Benally: Farmers free to plant what they want
San Juan River Farm Board President Dineh Benally has declared that the farms on the Navajo Nation are not tribal entities but rather belong to individual farmers who can plant whatever they wish.
This declaration came during a somewhat bizarre and contentious Tuesday farm board meeting.
Benally has been under scrutiny recently with his large hemp greenhouses built in the communities of Shiprock, Gaadahi, and Hogback. Not to mention his disregard of Navajo Nation Attorney General Doreen McPaul’s lawsuit against him.
“This current administration is telling the people that these farms belong to Navajo Nation,” said Benally. “That is not true and that is what will go before the court. “As your farm board president,” he said, “as your government tribal official, I believe these farms belong to the individual Navajo. It does not belong to the Navajo president. These lands belong to the individual farmers they don’t belong to the chapter, it doesn’t belong to Window Rock.
“That’s the reason why what we are dealing with is going to litigation,” he said. “They are finding out the farmers waking up.”
In what sounded like a campaign speech, Benally gave a timeline that brought him to what has become large-scale hemp production that has divided the community, the farm board, and has made residents, farmers and school district officials nervous of not just the growth of hemp but also of the people manning the gardens.
“We, as a farm board, stand behind our agriculture development,” said Benally. “We voted on it democratically. In, 2000, the late Ervin Keeswood sponsored a legislation to move forward with hemp cannabis on our farm. It was passed by the 88 councilmen … the president, Kelsey Begaye, signed it into law. Twenty years later we are making their dreams come true. This is in the best interest of the Navajo people.”
Benally continued, saying in 2015 they gained support from local chapter and farm boards and, in 2019, the San Juan River Farm Board passed its own regulation on how to manage hemp production after which they sent their “package” to the U.S. Department of Agriculture. “United States Congress, Donald Trump removed hemp from the controlled substances,” said Benally. “Yet, we still have peyote as a controlled substance. We are moving forward with this new agriculture. Where we want to provide opportunity and jobs for our people.”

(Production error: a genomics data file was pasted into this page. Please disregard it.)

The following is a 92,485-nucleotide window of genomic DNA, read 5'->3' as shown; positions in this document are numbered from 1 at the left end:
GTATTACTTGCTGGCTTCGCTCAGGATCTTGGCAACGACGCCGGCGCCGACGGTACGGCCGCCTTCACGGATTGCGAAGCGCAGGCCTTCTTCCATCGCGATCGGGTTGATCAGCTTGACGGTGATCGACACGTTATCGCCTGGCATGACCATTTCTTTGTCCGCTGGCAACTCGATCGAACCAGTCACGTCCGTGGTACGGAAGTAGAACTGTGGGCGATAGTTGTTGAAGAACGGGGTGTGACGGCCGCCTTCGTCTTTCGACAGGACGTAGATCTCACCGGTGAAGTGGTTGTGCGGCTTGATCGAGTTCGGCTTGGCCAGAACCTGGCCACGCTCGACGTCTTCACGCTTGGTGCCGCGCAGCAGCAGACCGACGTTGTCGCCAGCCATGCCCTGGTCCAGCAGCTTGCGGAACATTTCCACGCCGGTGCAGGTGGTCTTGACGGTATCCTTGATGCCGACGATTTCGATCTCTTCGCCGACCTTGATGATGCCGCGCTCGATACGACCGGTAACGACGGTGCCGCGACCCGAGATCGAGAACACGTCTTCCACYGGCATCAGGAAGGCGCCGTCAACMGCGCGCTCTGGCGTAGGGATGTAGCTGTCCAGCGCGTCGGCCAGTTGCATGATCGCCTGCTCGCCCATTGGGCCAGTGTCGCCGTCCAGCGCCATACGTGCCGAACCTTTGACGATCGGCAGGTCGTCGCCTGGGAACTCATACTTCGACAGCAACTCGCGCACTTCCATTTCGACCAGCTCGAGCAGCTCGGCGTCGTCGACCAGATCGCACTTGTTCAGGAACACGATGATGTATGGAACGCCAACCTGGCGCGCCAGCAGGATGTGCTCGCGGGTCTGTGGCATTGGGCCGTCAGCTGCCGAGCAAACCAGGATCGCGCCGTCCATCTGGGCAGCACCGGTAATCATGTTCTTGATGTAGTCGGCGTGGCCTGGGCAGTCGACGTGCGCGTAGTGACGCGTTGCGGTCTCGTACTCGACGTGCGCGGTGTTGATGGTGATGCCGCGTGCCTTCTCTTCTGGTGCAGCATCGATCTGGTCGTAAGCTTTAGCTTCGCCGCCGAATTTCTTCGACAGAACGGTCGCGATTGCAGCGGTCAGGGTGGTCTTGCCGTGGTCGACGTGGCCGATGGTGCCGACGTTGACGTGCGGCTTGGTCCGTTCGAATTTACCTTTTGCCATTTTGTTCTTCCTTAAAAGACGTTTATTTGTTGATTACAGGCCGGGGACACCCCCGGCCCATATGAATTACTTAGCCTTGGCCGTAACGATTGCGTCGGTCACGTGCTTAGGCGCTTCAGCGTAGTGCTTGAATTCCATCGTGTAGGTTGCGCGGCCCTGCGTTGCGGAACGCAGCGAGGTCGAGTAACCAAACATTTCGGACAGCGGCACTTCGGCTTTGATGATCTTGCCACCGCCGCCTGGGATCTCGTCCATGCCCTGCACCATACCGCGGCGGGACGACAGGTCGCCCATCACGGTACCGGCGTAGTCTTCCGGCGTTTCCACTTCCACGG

Charles Galbraith, who is representing the Navajo Nation in the case against Benally, did say that Benally has some creative arguments. He said as president of the farm board, Benally has been abusing his power of authority by issuing licenses to grow hemp, which isn’t what the farm board has authority to do. “The farm bureau can’t overrule the Navajo Nation Council,” said Galbraith. “Despite the federal government de-listing hemp from the controlled substance act, the Navajo Nation hasn’t done that.”
In 2000, the Navajo Nation amended Title 17 to define marijuana as anything more than 1.4 percent THC. But, in 2014, Congress enacted the Agriculture Act of 2014 – “the Farm Bill” – and lowered the THC level from 1.4 percent to 0.3 percent. Four years later the Navajo Nation Council amended Title 17 to match the Farm Bill.
“Navajo Resolution No. Co-75-18 also states that, ‘The enactment of this resolution does not authorize the cultivation, growth, possession, development, or propagation of industrial hemp until the Navajo Nation created a regulator system for industrial hemp and obtains the necessary and applicable permits for industrial hemp,” stated the complaint.
Residents, local farmers and some tribal officials aren’t the only ones concerned. The Central Consolidated School District board has spoken loudly about their concerns regarding the hemp farms.
During a July 16 board meeting, the CCSD board said they have been in discussion with the Navajo Department of Justice for clarification on zoning requirements and other regulation of these hemp farms because they are close to nearby schools.